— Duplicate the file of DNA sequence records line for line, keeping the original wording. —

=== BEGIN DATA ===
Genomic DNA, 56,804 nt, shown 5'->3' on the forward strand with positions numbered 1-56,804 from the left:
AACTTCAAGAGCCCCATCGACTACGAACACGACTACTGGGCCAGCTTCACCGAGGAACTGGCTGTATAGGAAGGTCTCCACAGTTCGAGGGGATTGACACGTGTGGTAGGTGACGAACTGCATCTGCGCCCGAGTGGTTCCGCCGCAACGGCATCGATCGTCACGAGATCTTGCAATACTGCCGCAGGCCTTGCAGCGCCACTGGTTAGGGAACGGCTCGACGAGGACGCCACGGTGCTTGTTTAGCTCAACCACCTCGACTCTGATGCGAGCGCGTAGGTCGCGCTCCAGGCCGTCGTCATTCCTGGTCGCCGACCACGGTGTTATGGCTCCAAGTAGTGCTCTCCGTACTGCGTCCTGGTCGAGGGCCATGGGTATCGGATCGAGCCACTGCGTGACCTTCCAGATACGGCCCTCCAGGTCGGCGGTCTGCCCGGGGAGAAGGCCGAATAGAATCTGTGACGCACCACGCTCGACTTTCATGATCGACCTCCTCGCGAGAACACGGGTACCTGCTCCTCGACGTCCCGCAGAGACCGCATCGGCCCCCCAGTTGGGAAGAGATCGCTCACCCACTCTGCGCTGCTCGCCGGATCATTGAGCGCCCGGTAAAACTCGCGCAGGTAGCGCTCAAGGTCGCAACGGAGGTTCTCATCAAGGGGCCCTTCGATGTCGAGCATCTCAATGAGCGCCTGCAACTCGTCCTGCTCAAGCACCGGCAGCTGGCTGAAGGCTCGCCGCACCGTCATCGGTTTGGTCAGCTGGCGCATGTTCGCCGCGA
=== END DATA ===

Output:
Genomic DNA, 56,804 nt, shown 5'->3' on the forward strand with positions numbered 1-56,804 from the left:
AACTTCAAGAGCCCCATCGACTACGAACACGACTACTGGGCCAGCTTCACCGAGGAACTGGCTGTATAGGAAGGTCTCCACAGTTCGAGGGGATTGACACGTGTGGTAGGTGACGAACTGCATCTGCGCCCGAGTGGTTCCGCCGCAACGGCATCGATCGTCACGAGATCTTGCAATACTGCCGCAGGCCTTGCAGCGCCACTGGTTAGGGAACGGCTCGACGAGGACGCCACGGTGCTTGTTTAGCTCAACCACCTCGACTCTGATGCGAGCGCGTAGGTCGCGCTCCAGGCCGTCGTCATTCCTGGTCGCCGACCACGGTGTTATGGCTCCAAGTAGTGCTCTCCGTACTGCGTCCTGGTCGAGGGCCATGGGTATCGGATCGAGCCACTGCGTGACCTTCCAGATACGGCCCTCCAGGTCGGCGGTCTGCCCGGGGAGAAGGCCGAATAGAATCTGTGACGCACCACGCTCGACTTTCATGATCGACCTCCTCGCGAGAACACGGGTACCTGCTCCTCGACGTCCCGCAGAGACCGCATCGGCCCCCCAGTTGGGAAGAGATCGCTCACCCACTCTGCGCTGCTCGCCGGATCATTGAGCGCCCGGTAAAACTCGCGCAGGTAGCGCTCAAGGTCGCAACGGAGGTTCTCATCAAGGGGCCCTTCGATGTCGAGCATCTCAATGAGCGCCTGCAACTCGTCCTGCTCAAGCACCGGCAGCTGGCTGAAGGCTCGCCGCACCGTCATCGGTTTGGTCAGCTGGCGCATGTTCGCCGCGA